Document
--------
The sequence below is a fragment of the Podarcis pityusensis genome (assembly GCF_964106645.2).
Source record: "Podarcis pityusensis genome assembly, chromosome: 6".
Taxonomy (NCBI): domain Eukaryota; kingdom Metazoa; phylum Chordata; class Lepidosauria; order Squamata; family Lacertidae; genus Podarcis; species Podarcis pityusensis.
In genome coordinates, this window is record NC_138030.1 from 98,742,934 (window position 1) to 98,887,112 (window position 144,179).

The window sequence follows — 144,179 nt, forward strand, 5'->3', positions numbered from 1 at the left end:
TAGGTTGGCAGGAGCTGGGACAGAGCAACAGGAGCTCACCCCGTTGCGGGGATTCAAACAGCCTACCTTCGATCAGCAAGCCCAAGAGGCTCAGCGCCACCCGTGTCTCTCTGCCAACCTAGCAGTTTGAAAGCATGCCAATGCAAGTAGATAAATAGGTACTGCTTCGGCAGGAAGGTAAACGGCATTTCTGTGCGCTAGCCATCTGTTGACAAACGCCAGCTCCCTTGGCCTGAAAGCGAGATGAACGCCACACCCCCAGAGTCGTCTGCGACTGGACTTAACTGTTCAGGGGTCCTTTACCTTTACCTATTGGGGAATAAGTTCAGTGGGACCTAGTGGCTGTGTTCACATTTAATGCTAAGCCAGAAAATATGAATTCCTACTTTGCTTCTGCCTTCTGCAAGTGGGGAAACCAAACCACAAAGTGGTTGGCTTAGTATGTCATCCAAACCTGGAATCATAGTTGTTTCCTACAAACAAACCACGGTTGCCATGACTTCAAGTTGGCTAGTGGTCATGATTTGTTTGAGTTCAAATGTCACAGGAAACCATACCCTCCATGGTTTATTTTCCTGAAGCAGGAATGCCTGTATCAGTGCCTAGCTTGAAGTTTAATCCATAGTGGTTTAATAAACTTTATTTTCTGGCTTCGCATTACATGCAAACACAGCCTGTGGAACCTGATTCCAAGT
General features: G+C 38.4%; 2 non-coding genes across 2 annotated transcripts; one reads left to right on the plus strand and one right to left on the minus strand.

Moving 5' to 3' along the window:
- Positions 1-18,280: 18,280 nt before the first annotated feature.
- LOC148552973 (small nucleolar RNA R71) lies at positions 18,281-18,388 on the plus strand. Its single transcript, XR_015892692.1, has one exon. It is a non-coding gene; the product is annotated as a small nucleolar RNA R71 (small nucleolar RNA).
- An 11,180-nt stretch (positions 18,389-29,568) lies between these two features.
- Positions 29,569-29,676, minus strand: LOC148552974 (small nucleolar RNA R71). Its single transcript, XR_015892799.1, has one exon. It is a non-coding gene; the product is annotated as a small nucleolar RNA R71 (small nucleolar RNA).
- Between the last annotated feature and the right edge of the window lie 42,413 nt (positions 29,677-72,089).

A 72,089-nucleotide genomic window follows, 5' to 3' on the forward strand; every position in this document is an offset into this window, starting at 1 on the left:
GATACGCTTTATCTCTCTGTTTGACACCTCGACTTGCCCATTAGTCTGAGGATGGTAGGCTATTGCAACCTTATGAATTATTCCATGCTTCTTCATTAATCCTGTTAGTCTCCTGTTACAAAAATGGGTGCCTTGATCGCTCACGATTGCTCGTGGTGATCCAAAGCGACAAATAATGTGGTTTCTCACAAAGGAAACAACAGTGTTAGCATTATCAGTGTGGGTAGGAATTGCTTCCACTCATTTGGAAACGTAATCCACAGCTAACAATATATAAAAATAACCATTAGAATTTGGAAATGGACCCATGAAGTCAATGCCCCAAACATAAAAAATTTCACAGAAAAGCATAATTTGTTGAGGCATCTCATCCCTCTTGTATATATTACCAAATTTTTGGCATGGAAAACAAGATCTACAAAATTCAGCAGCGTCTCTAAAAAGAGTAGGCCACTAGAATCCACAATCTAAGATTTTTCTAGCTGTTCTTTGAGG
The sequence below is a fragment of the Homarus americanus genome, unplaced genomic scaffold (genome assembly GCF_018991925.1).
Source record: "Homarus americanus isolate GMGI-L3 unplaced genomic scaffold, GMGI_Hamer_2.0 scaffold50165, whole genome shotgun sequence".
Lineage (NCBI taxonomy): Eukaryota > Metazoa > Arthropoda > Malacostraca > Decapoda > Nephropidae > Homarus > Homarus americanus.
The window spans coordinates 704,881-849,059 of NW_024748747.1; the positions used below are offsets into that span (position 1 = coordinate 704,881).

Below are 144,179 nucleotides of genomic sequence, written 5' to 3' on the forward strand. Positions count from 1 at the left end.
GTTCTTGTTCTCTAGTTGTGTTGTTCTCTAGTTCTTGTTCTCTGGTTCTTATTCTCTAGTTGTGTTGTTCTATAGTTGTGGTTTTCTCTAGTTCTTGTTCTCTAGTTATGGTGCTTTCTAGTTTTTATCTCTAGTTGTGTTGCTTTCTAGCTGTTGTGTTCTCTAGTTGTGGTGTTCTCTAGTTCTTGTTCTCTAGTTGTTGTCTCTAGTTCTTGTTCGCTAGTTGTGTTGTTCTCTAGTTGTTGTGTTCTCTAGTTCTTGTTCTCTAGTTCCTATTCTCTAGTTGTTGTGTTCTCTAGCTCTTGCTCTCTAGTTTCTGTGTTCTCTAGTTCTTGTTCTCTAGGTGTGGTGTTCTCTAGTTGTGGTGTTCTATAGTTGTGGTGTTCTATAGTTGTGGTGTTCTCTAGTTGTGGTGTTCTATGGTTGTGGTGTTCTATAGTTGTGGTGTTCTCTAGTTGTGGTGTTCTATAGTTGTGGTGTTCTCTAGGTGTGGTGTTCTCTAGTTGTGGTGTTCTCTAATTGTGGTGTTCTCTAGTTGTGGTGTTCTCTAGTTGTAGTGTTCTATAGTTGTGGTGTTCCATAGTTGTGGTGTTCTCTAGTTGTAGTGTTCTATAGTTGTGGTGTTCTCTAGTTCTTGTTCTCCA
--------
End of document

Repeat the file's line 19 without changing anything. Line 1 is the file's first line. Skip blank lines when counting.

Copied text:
The window spans coordinates 704,881-849,059 of NW_024748747.1; the positions used below are offsets into that span (position 1 = coordinate 704,881).